While the horse racing industry is quite popular, it has a dark side that few are fully aware of. There’s a lot of pain and suffering endured by the horses as well as the jockeys. Yet the horse racing world would prefer that fans not delve into these unsavory truths as they might not be as inclined to tune in to watch races in the future. Let’s take a look at the dirty secrets of horse racing.
In order for a horse to be competitive in a race, he has to carry as little weight as possible to boost his speed. Jockeys know that their presence on the horse is an added burden. What many fans don’t understand is that each track has stringent weight requirements. A horse’s gender, age and skill require a specific weight maximum that is determined in combination with the length of the race. Unfortunately, many jockeys take extreme measures to reduce their weight before races.
They often starve or purge themselves and deal with the accompanying eating disorders that can last for years. Others try to sweat off the pounds in saunas or steam rooms and become unnaturally skinny as a result. Some even make use of laxatives and diuretics to shed the pounds.
These jockeys know that a few pounds can be the difference between finishing out of the money and placing, showing, or winning. Some tracks have installed “heaving bowls” in jockey rooms where jockeys induce vomiting to meet weight requirements. Former jockey, Randy Romero, now awaits kidney and liver transplants as a result of his risky weight loss tactics. He vomited six times per day and has been bulimic for three decades.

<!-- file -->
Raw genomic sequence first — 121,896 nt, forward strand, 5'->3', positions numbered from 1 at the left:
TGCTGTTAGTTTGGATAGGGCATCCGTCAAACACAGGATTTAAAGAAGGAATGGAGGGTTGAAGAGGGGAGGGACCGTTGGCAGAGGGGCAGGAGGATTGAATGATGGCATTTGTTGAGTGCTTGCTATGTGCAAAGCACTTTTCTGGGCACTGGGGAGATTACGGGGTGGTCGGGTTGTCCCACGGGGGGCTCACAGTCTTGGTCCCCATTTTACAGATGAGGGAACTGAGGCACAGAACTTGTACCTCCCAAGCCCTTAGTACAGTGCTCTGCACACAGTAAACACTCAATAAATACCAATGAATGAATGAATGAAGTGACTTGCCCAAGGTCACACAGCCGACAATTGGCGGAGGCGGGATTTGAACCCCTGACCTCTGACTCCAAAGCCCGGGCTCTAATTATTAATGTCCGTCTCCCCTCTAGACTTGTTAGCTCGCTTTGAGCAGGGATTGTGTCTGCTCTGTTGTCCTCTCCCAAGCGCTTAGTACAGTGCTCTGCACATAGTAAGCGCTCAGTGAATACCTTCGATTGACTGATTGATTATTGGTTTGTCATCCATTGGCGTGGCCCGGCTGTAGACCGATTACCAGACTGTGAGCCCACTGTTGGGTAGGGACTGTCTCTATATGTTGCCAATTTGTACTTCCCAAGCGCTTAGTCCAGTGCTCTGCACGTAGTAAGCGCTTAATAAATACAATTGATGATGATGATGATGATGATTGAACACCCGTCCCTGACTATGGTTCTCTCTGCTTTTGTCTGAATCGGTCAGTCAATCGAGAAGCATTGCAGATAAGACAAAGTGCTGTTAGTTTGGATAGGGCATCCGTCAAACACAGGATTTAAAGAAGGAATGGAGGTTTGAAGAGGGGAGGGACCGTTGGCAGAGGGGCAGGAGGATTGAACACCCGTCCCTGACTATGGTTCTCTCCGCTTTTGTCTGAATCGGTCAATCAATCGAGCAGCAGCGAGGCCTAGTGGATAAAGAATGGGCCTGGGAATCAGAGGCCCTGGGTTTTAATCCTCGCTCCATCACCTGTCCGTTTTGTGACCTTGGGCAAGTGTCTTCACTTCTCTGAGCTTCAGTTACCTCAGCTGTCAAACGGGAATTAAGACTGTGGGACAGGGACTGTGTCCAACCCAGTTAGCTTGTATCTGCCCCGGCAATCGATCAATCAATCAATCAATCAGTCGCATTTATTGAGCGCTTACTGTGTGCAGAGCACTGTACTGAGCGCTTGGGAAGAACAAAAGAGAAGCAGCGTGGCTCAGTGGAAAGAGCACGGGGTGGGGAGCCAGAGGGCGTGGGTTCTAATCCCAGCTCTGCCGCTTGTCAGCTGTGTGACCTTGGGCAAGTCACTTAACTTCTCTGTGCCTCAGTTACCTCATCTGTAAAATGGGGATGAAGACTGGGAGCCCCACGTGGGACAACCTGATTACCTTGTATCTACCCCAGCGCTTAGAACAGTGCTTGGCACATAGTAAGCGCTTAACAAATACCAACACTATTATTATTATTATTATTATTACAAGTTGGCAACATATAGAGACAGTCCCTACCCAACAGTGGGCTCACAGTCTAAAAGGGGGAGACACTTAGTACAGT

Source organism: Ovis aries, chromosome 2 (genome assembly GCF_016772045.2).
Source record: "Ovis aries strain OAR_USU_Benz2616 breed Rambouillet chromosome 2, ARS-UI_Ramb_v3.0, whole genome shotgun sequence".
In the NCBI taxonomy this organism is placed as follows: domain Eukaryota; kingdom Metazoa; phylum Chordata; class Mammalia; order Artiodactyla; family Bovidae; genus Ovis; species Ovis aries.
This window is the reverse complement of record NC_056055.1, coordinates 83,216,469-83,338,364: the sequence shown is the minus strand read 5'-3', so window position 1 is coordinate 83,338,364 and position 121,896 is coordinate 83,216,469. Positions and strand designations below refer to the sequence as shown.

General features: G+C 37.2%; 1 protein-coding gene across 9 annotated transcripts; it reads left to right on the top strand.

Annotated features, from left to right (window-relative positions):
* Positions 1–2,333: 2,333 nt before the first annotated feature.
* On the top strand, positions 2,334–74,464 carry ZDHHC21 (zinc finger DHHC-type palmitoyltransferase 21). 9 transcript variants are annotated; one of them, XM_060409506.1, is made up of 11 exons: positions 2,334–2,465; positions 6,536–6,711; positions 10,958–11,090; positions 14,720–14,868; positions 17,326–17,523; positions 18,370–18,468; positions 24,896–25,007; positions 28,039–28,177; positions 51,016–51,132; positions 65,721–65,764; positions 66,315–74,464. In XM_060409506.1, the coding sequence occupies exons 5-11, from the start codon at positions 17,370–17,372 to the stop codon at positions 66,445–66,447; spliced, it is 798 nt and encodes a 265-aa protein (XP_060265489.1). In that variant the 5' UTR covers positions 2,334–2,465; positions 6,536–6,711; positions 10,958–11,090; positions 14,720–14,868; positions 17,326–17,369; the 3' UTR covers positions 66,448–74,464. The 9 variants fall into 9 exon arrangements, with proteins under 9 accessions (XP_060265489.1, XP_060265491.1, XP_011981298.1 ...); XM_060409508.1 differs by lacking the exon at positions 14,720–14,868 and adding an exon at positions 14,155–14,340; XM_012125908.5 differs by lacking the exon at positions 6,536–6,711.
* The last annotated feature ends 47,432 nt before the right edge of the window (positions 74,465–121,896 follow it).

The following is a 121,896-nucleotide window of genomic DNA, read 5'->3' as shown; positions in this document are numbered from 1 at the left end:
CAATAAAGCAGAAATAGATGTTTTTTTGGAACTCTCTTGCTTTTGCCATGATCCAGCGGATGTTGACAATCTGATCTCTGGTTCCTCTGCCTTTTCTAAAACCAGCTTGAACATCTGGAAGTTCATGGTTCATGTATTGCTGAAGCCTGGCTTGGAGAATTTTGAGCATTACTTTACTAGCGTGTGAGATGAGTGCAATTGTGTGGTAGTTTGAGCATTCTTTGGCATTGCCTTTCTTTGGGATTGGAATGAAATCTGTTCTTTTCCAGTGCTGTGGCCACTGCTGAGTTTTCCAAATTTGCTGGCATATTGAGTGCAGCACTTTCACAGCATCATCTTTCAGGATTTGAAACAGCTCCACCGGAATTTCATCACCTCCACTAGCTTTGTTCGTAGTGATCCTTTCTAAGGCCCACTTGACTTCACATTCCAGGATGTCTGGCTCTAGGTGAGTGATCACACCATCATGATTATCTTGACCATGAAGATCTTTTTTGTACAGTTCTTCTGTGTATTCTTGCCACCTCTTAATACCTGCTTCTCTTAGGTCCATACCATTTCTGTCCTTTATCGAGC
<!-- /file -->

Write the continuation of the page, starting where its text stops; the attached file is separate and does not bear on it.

Aside from damaged organs, jockeys who starve themselves can also suffer from blood disorders, muscle weakness, abnormal hearth rhythms, osteoporosis, and ruptured esophaguses. Most horse racing fans don’t realize that jockeys are independent contractors and don’t have health insurance. It’s usually too expensive.
These 110 pound men ride 1,200 pound horses at speeds up to 40 mph and risk trampling. As noted above, many compromise their health just to make the weight requirement of each track. The nasty truth is that every race has the potential to end in an injury that causes a jockey’s personal bankruptcy.
Another dark secret of the horse racing industry is the poor treatment of horses. In the 1980s, jockeys began applying lasix to their horses to stop the internal bleeding that occurs as a result of racing stress. Industry experts believe that 9 in 10 jockeys applies lasix even though many horses don’t suffer from internal bleeding. While lasix is legal, it is thought to be the cause of many injuries.
Horses need time to recuperate after taking the drug as it takes a toll on the body. Many have developed injuries as a result of taking it and most experts believe that today’s horses compete in fewer races because of the strain that lasix puts on their systems.
When horses are injured and no longer able to compete. While this might prevent prolonged pain and suffering caused by debilitating injuries, some horses are slaughtered for human consumption. The U.S. Department of Agriculture has determined that in 2003, 50,000 horses sold for human consumption in other countries. 30,000 more were sent to Canada and 1,000 were sent to Mexico to be slaughtered. While Americans haven’t warmed up to horse meat, it is considered to be a delicacy in parts of Belgium, France, Japan and Italy.